The twenty first century man is undoubtedly indebted to his ancestors for their contributions towards making the world all that it is today. We live in an age of accelerated growth, development, innovation and creation and it is very tempting to take all the credit for our accomplishments. However, the truth still remains that we would not have reached the current levels of advancement had it not been for the work of our predecessors.
Invention is a tedious process. It involves working long hard hours putting together all the components, discovering that you were wrong and starting all over again. It took Thomas Alva Edison one thousand different attempts to get the light bulb right. He toiled diligently not giving up or getting disheartened by his failed attempts and now thanks to him we can light up our world. But more than his invention of the light bulb itself, by getting it wrong a thousand times he has shown us what will and will not work…We now know a thousand different ways that would result in failure. Therefore, even in the transition from that simple light bulb to the big powered lights we have today, Edison has saved us a lot of time by showing us what went wrong. Learning from the mistakes that people have made before us saves us the time that we would have otherwise spent rediscovering those mistakes for ourselves.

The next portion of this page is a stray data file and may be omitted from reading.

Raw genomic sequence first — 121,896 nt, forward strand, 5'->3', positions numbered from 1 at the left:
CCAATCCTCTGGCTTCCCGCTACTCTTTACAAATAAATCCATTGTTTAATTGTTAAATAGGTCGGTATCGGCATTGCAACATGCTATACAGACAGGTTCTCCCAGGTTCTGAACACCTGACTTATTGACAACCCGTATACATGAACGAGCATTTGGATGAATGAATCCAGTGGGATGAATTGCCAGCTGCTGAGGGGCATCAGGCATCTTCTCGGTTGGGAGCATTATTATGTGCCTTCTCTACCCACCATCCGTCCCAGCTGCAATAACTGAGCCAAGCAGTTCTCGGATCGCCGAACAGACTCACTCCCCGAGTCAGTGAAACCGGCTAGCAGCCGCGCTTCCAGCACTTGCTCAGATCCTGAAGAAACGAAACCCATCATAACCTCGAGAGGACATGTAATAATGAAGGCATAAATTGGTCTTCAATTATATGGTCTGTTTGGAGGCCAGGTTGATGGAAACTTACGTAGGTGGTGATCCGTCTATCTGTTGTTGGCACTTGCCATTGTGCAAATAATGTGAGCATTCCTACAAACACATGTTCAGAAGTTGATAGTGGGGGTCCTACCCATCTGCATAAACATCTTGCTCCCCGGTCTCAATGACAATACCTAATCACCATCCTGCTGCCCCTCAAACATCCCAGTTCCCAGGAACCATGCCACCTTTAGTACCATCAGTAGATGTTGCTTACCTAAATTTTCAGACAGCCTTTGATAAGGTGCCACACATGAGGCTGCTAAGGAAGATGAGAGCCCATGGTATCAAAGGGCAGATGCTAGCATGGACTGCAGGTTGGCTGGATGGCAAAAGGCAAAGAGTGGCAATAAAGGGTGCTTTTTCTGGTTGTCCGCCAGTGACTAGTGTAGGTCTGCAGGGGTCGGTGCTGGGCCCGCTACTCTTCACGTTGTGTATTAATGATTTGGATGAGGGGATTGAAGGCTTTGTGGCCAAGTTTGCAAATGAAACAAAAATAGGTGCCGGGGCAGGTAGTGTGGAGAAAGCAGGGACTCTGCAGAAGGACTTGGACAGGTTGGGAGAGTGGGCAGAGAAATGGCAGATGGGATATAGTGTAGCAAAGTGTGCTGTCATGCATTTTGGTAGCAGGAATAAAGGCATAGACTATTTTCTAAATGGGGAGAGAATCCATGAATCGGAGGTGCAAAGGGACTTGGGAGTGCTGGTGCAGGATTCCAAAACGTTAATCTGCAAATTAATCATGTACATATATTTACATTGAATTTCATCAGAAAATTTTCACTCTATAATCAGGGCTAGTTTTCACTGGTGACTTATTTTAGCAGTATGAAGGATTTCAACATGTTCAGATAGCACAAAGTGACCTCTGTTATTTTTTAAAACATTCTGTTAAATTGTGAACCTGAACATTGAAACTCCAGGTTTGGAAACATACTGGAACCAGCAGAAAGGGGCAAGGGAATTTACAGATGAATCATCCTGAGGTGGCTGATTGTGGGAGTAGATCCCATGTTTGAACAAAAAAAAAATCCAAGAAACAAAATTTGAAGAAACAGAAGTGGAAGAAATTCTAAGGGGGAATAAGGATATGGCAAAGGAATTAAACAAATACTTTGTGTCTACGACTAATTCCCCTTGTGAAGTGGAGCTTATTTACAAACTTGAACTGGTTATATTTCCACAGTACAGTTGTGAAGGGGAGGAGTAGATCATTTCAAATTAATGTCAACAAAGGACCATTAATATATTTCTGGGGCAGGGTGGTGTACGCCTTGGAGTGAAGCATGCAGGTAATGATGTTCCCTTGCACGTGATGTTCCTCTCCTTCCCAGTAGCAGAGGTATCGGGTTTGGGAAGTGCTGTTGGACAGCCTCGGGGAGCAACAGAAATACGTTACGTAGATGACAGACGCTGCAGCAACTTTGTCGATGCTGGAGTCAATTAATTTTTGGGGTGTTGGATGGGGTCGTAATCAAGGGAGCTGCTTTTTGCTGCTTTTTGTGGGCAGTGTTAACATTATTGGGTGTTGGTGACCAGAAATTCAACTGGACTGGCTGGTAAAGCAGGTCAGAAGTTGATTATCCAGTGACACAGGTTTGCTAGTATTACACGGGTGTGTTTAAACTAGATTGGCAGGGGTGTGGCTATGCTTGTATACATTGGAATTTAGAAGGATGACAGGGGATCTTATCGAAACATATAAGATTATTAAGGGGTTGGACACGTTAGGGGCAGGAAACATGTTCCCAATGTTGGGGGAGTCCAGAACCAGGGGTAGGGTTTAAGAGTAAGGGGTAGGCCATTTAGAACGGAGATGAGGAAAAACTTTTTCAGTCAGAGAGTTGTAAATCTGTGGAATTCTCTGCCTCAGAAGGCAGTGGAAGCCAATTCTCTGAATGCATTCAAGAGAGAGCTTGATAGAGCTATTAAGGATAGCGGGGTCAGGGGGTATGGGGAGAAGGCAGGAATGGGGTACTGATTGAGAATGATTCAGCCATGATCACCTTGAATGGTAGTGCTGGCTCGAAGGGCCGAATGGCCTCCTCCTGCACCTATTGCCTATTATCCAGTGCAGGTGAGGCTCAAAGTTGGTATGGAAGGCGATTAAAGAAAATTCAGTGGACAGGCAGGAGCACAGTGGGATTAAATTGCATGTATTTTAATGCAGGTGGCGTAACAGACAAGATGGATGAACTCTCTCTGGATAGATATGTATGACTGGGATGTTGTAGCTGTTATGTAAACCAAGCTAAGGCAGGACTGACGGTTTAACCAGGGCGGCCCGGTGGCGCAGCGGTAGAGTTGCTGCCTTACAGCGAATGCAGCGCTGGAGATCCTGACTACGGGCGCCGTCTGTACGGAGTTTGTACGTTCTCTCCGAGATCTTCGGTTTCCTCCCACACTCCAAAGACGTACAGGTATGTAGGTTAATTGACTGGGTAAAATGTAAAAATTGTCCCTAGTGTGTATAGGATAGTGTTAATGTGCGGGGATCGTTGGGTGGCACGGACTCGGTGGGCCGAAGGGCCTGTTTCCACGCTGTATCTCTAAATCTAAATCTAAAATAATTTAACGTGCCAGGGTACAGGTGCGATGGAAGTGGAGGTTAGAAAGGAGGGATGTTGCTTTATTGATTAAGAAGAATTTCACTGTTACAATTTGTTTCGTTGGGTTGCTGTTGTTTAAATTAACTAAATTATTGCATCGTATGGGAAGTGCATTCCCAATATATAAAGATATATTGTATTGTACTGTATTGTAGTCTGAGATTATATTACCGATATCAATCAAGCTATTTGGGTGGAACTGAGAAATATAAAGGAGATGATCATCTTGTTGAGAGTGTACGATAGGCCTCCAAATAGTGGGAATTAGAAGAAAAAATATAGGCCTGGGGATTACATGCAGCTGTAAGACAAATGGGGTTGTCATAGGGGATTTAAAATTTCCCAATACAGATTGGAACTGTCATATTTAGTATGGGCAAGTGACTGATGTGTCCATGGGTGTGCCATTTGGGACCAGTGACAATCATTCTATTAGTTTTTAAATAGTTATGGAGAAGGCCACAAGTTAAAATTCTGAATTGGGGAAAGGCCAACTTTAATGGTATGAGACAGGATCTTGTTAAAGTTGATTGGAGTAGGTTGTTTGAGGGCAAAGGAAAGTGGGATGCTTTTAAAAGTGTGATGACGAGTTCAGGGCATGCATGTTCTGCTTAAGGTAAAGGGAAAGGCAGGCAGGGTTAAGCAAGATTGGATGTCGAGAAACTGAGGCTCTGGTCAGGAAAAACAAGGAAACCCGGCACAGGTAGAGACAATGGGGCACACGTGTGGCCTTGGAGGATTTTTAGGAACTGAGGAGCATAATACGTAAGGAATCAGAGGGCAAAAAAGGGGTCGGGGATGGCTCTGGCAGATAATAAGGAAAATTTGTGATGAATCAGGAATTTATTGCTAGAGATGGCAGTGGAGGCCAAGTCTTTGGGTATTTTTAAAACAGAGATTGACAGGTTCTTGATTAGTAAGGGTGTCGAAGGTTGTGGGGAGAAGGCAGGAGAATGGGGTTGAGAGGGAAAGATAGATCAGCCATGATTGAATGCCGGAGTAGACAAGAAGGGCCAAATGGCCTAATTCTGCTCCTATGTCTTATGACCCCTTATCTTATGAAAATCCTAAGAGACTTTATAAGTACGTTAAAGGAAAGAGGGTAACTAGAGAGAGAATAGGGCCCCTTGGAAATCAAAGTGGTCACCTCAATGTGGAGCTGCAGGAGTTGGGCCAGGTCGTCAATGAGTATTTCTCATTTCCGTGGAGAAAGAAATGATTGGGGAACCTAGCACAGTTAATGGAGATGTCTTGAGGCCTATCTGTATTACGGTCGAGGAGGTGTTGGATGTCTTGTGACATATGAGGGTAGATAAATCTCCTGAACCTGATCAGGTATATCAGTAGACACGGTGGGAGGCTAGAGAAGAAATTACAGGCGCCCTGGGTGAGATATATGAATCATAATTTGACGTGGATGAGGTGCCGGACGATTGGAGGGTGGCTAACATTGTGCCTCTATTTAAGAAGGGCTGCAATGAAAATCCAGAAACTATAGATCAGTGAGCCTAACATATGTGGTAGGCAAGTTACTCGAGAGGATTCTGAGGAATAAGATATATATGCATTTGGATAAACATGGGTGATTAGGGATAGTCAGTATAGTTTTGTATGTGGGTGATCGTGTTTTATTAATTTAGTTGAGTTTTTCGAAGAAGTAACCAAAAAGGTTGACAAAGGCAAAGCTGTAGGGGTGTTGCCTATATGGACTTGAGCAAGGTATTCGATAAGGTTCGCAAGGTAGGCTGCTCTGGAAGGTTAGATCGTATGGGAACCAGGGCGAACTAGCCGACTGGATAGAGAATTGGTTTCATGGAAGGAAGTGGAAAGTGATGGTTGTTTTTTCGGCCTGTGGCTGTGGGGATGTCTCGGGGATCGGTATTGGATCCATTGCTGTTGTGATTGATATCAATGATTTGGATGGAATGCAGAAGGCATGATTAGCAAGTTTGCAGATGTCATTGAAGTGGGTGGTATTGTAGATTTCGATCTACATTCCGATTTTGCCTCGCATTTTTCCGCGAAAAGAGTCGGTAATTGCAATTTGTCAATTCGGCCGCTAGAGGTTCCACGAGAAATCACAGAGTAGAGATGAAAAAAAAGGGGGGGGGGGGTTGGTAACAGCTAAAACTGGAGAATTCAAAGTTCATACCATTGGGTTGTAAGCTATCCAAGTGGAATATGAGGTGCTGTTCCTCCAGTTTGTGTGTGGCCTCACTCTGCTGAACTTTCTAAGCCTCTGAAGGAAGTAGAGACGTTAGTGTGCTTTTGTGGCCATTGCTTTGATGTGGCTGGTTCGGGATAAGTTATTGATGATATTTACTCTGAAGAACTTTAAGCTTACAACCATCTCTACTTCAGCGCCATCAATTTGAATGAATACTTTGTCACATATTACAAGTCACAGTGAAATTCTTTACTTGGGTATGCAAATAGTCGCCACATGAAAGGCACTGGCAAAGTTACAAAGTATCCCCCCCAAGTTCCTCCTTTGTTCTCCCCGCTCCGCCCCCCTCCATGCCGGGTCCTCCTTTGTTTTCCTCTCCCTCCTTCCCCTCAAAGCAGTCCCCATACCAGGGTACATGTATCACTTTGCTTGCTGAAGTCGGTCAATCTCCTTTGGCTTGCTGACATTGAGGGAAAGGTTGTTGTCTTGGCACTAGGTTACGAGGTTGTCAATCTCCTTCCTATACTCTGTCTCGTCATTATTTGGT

Furthermore, certain amenities that people have created or discovered for us in the past have resulted in today exponentially growing rate of development. Better infrastructure jump starts the engine that drives today’s world of innovation. For example, take anything you would consider a great achievement of this generation and undoubtedly you will find that it would not have been possible if Benjamin Franklin hadn’t discovered electricity.
So far we have only seen the technical side of it; we as a nation are indebted to our freedom fighters for the work they have put in that makes us the country we are now. We would also be indebted the founders of the great religions in the world today for promoting an overall sense of peace and inculcating good values in us as men, making us a more tolerating race. We would also owe a great deal to the masters in the fields of fine arts have diversified our repertoire today. For instance, Dan Brown’s best seller, Inferno was inspired by Dante’s Divine Comedy.
Our indebtedness therefore is not limited to just the inventors, but all our ancestors and our fellow men because have and are contributing in some way or the other to make tomorrow a better place. It is therefore imperative that we look at laboring arduously as a duty, just as our ancestors did so that we move from the ENIAC (the first digital computer) that took up thousand eight hundred square feet to the Macintosh that sits so elegantly on your lap, or from the chariots to the Ferrari. Whatever it may be man has always been one to discover and not be content. He discovers and improves, invents and enhances. He builds on what his predecessors have done. Like Isaac Newton said if we have seen any further it would be by standing on the shoulders of giants. We are where we are today because someone before us gave the fruit of their lives’ work so that we may eat and hopefully plant the seed.